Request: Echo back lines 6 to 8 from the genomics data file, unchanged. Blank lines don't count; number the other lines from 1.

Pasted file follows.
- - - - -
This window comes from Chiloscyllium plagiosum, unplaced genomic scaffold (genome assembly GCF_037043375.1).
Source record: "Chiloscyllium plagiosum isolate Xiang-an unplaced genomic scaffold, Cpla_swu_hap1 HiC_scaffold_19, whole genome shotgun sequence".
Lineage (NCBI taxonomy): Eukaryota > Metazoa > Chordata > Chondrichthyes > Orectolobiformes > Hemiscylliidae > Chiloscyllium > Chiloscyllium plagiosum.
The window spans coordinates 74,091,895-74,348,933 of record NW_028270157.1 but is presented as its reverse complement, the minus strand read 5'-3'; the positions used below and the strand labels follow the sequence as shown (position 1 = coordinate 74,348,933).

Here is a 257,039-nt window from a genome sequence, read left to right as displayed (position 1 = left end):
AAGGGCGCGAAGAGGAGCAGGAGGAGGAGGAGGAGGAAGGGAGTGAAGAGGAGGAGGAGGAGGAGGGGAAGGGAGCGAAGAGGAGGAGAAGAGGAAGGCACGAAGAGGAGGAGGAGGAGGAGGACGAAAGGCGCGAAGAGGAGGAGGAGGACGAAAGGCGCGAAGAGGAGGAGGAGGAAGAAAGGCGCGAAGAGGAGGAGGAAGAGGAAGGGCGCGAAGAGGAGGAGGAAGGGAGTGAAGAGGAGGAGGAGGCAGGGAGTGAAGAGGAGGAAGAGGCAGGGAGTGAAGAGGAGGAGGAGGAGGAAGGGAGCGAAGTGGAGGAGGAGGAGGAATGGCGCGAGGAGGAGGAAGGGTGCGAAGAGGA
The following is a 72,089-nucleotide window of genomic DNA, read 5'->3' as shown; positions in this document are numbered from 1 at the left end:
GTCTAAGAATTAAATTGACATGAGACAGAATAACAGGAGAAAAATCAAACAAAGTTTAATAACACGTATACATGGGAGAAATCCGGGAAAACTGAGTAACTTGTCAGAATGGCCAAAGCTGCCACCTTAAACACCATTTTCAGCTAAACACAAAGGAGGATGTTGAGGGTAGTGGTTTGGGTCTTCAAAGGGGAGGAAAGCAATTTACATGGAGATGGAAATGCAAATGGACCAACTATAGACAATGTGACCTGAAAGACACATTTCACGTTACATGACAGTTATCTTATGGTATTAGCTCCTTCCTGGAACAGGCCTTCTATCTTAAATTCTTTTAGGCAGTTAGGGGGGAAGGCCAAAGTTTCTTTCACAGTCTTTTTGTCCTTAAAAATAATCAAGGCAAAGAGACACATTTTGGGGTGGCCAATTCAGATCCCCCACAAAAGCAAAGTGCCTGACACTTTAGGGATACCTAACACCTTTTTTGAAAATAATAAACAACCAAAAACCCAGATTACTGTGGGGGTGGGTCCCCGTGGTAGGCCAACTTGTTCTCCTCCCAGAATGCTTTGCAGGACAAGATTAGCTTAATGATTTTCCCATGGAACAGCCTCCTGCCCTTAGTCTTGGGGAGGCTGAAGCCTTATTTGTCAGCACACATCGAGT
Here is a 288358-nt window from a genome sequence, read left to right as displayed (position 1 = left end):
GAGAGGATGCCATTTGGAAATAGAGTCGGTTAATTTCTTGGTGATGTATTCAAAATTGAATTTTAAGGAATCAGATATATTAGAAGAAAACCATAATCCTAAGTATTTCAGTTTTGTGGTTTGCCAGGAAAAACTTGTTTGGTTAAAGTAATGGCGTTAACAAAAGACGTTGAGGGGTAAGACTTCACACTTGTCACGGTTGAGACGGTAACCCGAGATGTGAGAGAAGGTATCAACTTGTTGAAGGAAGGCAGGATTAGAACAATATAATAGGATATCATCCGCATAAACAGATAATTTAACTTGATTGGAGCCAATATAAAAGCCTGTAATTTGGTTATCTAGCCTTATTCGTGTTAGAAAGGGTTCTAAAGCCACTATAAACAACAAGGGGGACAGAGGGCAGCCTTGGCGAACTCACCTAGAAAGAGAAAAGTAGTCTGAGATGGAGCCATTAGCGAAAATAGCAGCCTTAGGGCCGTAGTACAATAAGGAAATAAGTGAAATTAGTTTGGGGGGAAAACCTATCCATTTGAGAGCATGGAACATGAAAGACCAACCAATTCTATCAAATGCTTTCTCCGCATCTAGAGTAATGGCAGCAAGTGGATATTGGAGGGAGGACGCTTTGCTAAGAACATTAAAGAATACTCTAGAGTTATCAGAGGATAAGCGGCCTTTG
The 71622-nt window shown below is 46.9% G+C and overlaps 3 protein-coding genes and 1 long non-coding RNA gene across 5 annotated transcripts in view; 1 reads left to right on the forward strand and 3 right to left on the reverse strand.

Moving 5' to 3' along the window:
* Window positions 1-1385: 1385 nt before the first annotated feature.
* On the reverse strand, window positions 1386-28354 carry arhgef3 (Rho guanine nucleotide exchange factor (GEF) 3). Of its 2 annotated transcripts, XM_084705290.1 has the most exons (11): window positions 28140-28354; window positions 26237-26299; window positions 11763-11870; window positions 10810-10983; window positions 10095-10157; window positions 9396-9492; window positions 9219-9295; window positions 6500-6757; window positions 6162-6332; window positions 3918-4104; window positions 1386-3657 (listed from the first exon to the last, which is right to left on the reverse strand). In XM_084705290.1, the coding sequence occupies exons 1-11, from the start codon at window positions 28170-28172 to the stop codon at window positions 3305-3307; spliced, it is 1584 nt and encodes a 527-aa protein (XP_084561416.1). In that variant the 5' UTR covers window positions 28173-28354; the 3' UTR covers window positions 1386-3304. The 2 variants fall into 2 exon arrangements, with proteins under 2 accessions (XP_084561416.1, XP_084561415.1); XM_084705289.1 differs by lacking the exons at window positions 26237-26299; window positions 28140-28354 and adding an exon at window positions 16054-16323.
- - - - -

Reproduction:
AAGGGCGCGAAGAGGAGCAGGAGGAGGAGGAGGAGGAAGGGAGTGAAGAGGAGGAGGAGGAGGAGGGGAAGGGAGCGAAGAGGAGGAGAAGAGGAAGGCACGAAGAGGAGGAGGAGGAGGAGGACGAAAGGCGCGAAGAGGAGGAGGAGGACGAAAGGCGCGAAGAGGAGGAGGAGGAAGAAAGGCGCGAAGAGGAGGAGGAAGAGGAAGGGCGCGAAGAGGAGGAGGAAGGGAGTGAAGAGGAGGAGGAGGCAGGGAGTGAAGAGGAGGAAGAGGCAGGGAGTGAAGAGGAGGAGGAGGAGGAAGGGAGCGAAGTGGAGGAGGAGGAGGAATGGCGCGAGGAGGAGGAAGGGTGCGAAGAGGA
The following is a 72,089-nucleotide window of genomic DNA, read 5'->3' as shown; positions in this document are numbered from 1 at the left end:
GTCTAAGAATTAAATTGACATGAGACAGAATAACAGGAGAAAAATCAAACAAAGTTTAATAACACGTATACATGGGAGAAATCCGGGAAAACTGAGTAACTTGTCAGAATGGCCAAAGCTGCCACCTTAAACACCATTTTCAGCTAAACACAAAGGAGGATGTTGAGGGTAGTGGTTTGGGTCTTCAAAGGGGAGGAAAGCAATTTACATGGAGATGGAAATGCAAATGGACCAACTATAGACAATGTGACCTGAAAGACACATTTCACGTTACATGACAGTTATCTTATGGTATTAGCTCCTTCCTGGAACAGGCCTTCTATCTTAAATTCTTTTAGGCAGTTAGGGGGGAAGGCCAAAGTTTCTTTCACAGTCTTTTTGTCCTTAAAAATAATCAAGGCAAAGAGACACATTTTGGGGTGGCCAATTCAGATCCCCCACAAAAGCAAAGTGCCTGACACTTTAGGGATACCTAACACCTTTTTTGAAAATAATAAACAACCAAAAACCCAGATTACTGTGGGGGTGGGTCCCCGTGGTAGGCCAACTTGTTCTCCTCCCAGAATGCTTTGCAGGACAAGATTAGCTTAATGATTTTCCCATGGAACAGCCTCCTGCCCTTAGTCTTGGGGAGGCTGAAGCCTTATTTGTCAGCACACATCGAGT